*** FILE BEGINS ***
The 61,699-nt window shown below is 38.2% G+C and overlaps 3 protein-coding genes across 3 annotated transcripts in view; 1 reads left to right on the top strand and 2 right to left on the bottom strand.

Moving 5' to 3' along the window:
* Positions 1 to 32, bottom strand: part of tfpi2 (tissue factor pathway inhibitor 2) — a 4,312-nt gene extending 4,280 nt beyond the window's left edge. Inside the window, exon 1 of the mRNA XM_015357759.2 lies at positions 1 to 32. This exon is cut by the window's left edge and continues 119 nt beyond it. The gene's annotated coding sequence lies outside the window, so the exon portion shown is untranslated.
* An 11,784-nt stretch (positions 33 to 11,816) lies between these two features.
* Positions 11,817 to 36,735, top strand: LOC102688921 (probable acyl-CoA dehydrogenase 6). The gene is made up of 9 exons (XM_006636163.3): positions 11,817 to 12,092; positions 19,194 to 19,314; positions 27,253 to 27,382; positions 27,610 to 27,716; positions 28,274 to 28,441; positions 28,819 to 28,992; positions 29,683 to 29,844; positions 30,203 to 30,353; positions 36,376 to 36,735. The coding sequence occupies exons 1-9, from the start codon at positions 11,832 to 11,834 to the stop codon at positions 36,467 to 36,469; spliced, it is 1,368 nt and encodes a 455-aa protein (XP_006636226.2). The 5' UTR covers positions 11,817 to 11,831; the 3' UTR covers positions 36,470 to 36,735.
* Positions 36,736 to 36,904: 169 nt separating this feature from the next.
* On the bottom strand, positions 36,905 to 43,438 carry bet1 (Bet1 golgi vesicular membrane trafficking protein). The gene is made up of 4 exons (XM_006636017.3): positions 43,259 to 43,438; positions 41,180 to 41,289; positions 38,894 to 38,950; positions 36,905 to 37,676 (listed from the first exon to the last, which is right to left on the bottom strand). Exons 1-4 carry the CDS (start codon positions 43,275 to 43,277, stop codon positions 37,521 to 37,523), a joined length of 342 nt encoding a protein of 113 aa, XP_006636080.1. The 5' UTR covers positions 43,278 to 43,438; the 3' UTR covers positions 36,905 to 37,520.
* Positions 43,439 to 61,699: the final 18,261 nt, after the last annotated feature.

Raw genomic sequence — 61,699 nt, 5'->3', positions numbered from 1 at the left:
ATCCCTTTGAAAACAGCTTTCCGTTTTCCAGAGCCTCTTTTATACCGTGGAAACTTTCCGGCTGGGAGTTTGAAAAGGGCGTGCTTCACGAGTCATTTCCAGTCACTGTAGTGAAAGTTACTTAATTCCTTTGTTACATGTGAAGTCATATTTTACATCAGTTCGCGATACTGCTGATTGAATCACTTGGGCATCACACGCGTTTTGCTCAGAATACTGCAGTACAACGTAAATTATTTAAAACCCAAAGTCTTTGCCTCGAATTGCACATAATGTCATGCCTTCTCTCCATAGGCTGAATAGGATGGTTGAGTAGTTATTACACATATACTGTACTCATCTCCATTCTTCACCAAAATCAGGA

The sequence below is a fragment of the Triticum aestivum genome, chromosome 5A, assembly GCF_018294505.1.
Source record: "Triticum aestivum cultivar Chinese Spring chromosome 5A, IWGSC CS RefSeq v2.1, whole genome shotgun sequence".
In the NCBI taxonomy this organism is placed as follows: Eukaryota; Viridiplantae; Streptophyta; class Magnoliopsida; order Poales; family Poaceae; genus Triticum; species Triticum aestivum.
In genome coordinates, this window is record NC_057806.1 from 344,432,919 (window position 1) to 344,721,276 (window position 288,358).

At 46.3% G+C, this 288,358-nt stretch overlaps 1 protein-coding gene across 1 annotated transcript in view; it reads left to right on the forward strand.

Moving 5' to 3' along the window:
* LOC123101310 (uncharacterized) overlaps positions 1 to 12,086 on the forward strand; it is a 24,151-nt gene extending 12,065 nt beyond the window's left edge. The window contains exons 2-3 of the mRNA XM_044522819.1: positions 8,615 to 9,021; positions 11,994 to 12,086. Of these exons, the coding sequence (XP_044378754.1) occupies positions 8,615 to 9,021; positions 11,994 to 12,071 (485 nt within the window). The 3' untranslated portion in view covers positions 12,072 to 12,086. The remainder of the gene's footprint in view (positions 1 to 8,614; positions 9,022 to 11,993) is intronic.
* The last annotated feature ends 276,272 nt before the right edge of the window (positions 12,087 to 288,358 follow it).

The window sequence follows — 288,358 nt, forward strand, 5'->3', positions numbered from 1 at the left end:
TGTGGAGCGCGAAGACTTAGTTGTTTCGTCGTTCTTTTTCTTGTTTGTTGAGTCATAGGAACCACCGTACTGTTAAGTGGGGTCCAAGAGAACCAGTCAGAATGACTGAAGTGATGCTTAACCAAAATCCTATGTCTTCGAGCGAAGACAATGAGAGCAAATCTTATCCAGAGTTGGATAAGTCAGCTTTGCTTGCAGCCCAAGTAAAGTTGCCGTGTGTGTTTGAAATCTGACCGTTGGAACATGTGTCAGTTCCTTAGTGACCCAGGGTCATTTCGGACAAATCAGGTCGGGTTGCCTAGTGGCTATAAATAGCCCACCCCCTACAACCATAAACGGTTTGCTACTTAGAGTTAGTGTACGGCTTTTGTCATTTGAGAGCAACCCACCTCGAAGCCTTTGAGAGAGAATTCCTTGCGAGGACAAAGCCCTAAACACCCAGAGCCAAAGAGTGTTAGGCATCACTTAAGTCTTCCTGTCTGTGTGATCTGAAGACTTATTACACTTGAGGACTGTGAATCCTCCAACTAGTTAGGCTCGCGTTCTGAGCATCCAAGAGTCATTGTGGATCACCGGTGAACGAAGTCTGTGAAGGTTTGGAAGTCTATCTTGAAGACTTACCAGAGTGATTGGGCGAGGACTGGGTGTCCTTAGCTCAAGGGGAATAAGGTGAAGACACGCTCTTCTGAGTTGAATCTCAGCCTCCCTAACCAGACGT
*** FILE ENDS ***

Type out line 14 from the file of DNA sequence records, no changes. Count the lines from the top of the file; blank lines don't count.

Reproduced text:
In genome coordinates, this window is record NC_057806.1 from 344,432,919 (window position 1) to 344,721,276 (window position 288,358).